Montagna di Marzo
Their most important moment had been during the Siceliot (Greek) period (6th century – 3rd century BC). Walking around you can see remains of various structures.
At about 500 meters from the plateau, on the southern edge is a sacred area including diverse altars and bases of temples that extend to the west until the cliffs of the Ruggello Valley.
At about 100 meters in the north-east are the remains of a building that contains a sacrificial altar with wells for votive offerings (the altar to Demeter) around which there was a great quantity of Hellenistic pottery.
The necropolis is beautiful located in many slopes of Montagna di Marzo.
It has returned excellent archeological finds including the skeletons of two warriors, complete with helmets. One had a ring on his finger, his sword at his side and a strigil (a metal scraper often used by athletes to cleanse the body of creams and oils…).
Walls on various parts of the hill made it possible to identify the city limits.
Continuing the walk, south-east of the plateau, is a Hellenistic building while everywhere else are various structures and cisterns that came from the 5th century BC until the Hellenistic and Roman times.
Also here, are the ruins of a monumental tower built into the wall (next to the so-called East Gate).
Finally, behind the east walls, you can also see the ruins of a Hellenistic Odeon, with a 37 meter diameter, that seems to have had a multi-purpose use. Next to this is a cistern and a limestone plinth of uncertain use (altar, base ?).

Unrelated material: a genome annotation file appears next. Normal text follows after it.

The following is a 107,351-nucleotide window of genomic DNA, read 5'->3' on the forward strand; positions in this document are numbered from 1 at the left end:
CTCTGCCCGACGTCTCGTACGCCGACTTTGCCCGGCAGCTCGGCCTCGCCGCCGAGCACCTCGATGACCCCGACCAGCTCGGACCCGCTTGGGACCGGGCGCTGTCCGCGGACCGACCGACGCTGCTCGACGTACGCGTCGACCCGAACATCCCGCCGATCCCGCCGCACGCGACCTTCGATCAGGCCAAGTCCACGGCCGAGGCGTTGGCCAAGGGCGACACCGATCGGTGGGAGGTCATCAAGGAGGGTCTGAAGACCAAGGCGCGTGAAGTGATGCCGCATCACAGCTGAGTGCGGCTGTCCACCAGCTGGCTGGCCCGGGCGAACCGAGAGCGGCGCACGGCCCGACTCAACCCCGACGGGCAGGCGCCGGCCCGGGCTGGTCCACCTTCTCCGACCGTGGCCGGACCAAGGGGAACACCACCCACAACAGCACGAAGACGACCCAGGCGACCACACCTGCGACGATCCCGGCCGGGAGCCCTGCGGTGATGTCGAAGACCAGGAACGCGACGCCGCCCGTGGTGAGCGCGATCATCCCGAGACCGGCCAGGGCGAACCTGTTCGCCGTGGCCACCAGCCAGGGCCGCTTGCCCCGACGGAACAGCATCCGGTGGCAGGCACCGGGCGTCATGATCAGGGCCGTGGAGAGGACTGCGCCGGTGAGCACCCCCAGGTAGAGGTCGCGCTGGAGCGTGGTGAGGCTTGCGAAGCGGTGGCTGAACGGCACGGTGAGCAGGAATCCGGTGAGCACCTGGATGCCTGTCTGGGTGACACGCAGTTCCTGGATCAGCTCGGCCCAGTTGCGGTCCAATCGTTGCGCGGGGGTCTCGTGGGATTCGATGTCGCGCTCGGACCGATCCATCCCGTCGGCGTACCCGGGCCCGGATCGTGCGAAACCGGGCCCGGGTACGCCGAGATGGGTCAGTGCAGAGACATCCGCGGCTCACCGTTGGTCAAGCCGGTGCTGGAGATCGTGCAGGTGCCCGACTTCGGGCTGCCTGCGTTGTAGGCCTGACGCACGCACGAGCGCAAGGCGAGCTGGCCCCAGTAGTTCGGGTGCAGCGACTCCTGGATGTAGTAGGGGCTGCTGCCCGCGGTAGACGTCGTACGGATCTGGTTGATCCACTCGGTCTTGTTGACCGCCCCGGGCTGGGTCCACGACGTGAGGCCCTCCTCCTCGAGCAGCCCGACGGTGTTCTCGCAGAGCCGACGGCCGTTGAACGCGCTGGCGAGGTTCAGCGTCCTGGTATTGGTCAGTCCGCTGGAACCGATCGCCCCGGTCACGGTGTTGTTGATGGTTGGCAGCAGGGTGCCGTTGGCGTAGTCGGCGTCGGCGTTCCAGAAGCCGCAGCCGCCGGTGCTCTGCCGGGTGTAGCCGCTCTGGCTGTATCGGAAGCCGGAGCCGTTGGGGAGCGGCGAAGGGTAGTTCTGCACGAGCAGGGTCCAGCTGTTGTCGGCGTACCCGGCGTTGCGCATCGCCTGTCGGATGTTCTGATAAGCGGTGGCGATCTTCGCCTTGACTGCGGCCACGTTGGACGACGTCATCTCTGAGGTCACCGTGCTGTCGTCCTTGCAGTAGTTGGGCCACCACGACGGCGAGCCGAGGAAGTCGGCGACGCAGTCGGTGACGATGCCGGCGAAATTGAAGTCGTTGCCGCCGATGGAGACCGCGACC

Powerfull, as usual, the context of the landscape is of large plains below to circle the ring of mountains and the cornucopia of other findings of archeological interest: in the east is Cozzo Rametta, in the south Mount Manganello with the Rabottano and Critti areas, in the west Mount Polino, in the north, Mount Ramursura, and the Serra d’Api and Balatella areas.
The city extends for twenty acres on the plateau, but all of the archeological area covers more than eighty acres.
The urban plan of the acropolis uses a type of orthogonal Hippodamian artery system with which subdivided the area into blocks.
The recovered artifacts, from pottery to coins, from masks to weights, from bronzes to small jewels, from armature to statue fragments to the most varied objects are all scattered in museums in Syracuse, Agrigento, Caltanisetta, as well as in the warehouses of the Palazzo Trigona Piazza Armerina.
The mountain slopes have beautiful forests of pine and eucalyptus. The herds, as usual, lack for nothing.